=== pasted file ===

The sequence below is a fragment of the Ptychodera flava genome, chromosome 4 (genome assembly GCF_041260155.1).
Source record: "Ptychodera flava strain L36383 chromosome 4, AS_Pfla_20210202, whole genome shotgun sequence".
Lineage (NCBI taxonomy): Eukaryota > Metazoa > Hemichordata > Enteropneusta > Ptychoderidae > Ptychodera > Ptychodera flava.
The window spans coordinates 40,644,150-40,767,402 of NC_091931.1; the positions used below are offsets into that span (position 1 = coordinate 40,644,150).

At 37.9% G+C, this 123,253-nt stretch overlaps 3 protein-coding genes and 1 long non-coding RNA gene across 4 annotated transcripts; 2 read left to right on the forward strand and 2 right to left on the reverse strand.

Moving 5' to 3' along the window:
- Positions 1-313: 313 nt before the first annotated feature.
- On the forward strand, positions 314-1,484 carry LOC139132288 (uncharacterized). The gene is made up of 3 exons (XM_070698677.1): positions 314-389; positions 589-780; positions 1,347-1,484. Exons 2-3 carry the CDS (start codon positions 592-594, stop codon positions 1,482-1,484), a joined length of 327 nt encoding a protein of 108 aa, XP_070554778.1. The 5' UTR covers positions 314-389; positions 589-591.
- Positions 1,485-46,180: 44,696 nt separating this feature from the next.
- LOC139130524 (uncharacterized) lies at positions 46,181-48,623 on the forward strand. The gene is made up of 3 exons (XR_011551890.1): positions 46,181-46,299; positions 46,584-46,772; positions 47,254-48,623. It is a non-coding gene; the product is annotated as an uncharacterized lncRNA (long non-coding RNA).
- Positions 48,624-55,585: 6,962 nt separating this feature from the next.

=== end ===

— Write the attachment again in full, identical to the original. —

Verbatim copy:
The sequence below is a fragment of the Ptychodera flava genome, chromosome 4 (genome assembly GCF_041260155.1).
Source record: "Ptychodera flava strain L36383 chromosome 4, AS_Pfla_20210202, whole genome shotgun sequence".
Lineage (NCBI taxonomy): Eukaryota > Metazoa > Hemichordata > Enteropneusta > Ptychoderidae > Ptychodera > Ptychodera flava.
The window spans coordinates 40,644,150-40,767,402 of NC_091931.1; the positions used below are offsets into that span (position 1 = coordinate 40,644,150).

At 37.9% G+C, this 123,253-nt stretch overlaps 3 protein-coding genes and 1 long non-coding RNA gene across 4 annotated transcripts; 2 read left to right on the forward strand and 2 right to left on the reverse strand.

Moving 5' to 3' along the window:
- Positions 1-313: 313 nt before the first annotated feature.
- On the forward strand, positions 314-1,484 carry LOC139132288 (uncharacterized). The gene is made up of 3 exons (XM_070698677.1): positions 314-389; positions 589-780; positions 1,347-1,484. Exons 2-3 carry the CDS (start codon positions 592-594, stop codon positions 1,482-1,484), a joined length of 327 nt encoding a protein of 108 aa, XP_070554778.1. The 5' UTR covers positions 314-389; positions 589-591.
- Positions 1,485-46,180: 44,696 nt separating this feature from the next.
- LOC139130524 (uncharacterized) lies at positions 46,181-48,623 on the forward strand. The gene is made up of 3 exons (XR_011551890.1): positions 46,181-46,299; positions 46,584-46,772; positions 47,254-48,623. It is a non-coding gene; the product is annotated as an uncharacterized lncRNA (long non-coding RNA).
- Positions 48,624-55,585: 6,962 nt separating this feature from the next.